The Roland RE-100 and RE-200 tape delays are the direct precursor to the well-known RE-101 and RE-201 Space Echoes. Both 200 models have a spring reverb, while the 100 series don’t, which is pretty much the only difference between them, as the internal electronics and sound are, as far as I can tell and apart from the reverb circuitry, identical.
The big difference between these early models and the famous Space Echos is the transport type, which on the RE-100 and RE-200 uses the Sony RE endless loop tape cartridges. The transport on both my units is stable, steady and reliable, but it tends to be a bit noisy (mechanical noise coming from the unit itself, not from the output) and, of course, there’s the problem of finding replacement cartridges more than thirty years after the last ones were manufactured… You can find more info on the Sony RE-4 & RE-5 cartridges here.
I don’t know for sure why Roland decided to abandon the Sony RE based transport for the more common free-running tape; perhaps increased fidelity, easier replacement and maintenance, or maybe Sony simply stopped making the cartridges and Roland had to change the design. It could also be that Roland didn’t want to depend on another company’s product for their machines. I have seen transition models of both RE-100 and RE-200 Space Echos, with orignal front panel but the new, free-running tape transport of later 101 and 201 models. I guess Roland had some front panels left over and didn’t want to waste them when they made the switch…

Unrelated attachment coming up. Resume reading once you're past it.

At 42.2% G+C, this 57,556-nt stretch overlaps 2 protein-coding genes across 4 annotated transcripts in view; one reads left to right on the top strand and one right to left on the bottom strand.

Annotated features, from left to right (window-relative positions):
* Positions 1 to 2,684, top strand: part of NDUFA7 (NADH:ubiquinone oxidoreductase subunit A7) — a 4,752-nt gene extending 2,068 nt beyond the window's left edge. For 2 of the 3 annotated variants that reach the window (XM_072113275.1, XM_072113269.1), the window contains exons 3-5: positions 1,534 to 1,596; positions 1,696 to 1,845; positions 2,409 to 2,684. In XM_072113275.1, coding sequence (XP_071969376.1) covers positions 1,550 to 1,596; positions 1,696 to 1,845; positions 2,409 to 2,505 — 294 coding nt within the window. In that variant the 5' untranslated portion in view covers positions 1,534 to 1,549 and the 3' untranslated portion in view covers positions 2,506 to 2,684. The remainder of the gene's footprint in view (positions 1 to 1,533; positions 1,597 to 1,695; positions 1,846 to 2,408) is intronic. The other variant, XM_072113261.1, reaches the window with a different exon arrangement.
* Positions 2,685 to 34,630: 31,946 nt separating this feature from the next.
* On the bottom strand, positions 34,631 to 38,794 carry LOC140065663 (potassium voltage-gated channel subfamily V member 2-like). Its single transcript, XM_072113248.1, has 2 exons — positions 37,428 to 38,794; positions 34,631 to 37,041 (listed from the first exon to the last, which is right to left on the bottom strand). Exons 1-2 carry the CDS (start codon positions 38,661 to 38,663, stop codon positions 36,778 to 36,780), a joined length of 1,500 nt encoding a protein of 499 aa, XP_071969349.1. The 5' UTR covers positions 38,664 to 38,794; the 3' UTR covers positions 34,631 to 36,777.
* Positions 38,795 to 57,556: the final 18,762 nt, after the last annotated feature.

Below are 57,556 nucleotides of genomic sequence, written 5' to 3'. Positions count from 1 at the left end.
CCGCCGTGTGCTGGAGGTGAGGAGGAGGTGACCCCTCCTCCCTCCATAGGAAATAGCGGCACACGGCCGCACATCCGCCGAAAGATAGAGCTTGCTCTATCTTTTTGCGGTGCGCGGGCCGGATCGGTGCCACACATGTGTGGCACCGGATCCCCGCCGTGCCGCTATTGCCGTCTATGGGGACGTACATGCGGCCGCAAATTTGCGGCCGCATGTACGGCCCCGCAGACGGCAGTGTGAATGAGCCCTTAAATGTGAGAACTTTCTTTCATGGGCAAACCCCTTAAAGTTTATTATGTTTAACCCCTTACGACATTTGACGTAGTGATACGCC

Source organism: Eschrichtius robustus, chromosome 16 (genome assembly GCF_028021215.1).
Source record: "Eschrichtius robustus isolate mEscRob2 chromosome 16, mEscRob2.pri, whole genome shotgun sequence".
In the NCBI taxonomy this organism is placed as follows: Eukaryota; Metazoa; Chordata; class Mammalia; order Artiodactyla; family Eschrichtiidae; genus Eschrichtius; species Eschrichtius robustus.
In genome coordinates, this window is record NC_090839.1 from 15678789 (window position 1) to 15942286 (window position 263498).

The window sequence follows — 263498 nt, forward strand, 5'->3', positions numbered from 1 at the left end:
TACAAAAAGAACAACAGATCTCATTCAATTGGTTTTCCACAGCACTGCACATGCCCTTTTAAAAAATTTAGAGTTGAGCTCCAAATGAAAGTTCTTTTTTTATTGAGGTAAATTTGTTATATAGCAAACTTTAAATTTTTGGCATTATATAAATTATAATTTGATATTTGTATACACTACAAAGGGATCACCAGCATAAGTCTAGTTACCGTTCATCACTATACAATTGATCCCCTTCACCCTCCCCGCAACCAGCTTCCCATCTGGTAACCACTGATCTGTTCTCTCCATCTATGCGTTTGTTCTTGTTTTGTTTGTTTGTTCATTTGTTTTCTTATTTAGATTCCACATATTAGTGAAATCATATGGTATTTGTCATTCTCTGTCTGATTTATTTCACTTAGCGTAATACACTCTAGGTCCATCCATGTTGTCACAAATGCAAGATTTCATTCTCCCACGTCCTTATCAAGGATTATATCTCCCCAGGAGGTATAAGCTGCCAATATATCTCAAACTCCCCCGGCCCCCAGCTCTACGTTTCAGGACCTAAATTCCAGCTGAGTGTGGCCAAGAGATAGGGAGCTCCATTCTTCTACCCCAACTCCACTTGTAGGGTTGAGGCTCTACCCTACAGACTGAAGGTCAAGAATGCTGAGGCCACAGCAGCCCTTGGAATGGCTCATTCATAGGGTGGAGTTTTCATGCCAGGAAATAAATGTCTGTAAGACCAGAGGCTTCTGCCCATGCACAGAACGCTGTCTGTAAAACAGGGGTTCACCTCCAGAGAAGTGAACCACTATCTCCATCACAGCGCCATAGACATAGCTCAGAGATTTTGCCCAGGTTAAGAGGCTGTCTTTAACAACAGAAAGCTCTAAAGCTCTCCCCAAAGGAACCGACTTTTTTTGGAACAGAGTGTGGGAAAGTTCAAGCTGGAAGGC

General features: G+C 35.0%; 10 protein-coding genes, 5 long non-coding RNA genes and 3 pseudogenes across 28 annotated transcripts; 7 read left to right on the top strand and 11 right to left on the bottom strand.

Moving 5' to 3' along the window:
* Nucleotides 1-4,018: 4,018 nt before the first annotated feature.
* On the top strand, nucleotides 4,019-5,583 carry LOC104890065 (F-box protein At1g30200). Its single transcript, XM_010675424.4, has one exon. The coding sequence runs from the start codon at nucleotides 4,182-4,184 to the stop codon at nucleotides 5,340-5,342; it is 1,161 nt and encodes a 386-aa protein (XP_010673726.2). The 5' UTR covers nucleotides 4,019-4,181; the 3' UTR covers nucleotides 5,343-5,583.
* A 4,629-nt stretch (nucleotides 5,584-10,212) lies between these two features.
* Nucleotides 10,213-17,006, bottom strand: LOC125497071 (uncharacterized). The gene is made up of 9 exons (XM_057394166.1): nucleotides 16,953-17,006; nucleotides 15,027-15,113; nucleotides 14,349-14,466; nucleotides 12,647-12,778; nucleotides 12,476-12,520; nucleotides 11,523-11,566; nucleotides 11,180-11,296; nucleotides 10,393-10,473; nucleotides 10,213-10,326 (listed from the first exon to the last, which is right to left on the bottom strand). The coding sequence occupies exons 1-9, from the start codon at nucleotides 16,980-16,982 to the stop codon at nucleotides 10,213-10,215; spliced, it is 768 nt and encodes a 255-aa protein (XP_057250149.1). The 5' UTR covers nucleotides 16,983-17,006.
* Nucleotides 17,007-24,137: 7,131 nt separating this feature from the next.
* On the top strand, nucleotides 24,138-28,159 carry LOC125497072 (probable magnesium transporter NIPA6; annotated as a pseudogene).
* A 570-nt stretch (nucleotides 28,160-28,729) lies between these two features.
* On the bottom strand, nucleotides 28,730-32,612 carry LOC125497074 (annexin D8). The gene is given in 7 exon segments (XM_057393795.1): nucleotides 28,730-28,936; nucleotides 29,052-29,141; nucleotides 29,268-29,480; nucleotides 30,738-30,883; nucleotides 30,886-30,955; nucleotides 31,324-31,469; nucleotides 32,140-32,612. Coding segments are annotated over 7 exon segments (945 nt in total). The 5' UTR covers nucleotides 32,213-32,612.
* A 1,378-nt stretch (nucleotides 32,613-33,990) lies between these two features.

Both my RE-100 and RE-200 sound remarkably similar to my RE-201, so I guess nothing much was changed apart front the actual physical transport. These early models are thus a much cheaper alternative (about four times less here in Japan) to the now famous, sought-after model 201; they can deliver a similar sound, albeit with a few inconvenients: increased mechanical noise (which is really only an issue for studio work) and the ever-present risk of tape failure and difficult to find replacements, although I must point out that I’ve never had any tape failures with the Sony RE tapes….. so far…..
Technical Info / Service Notes
The main issue I had with my RE-100 and RE-200 was dirty contacts. The motor speed dial, particularly, can really mess up delay stability if it’s dirty. I sprayed some contact cleaner in all pots, wiggled for a while, and all the problems disappeared.
There’s also the issue of mechanical noise; I’m not 100% sure if it comes from the motor, the capstan bearing, the cartridge, or a combination of all of them. I haven’t really made any efforts to remove the noise, so I can’t be certain what’s causing it. It is annoying, though, when doing quiet studio work, because it’s loud enough to clash with quiet level monitoring. Once I get to fixing the problem, I’ll update this page.
Apart from that, I just did the usual head cleaning, and that was about it. Perhaps I was lucky….
|Manufacturer||Roland Corporation (Japan)|
|Transport type||Sony RE tape cartridge (some transition models feature a free-running tape like the RE-101 / 201)|
|Head selection|| 6-position dial (RE-100)
12-position dial (RE-200)
|Inputs||5 (mic x 2, instrument, line in, from PA)|
|Outputs||1 (with high/mid/low switch)|
|Wet output only||Yes, using 'from PA' input
|Pinch roller||Standby switch disengages pinch roller from capstan
|Tone control||2 (treble, bass)
|Remote Control||Echo on/off footswitch jack|
|Related models||Roland Space Echo RE-101 / RE-201, Ace Tone EC-10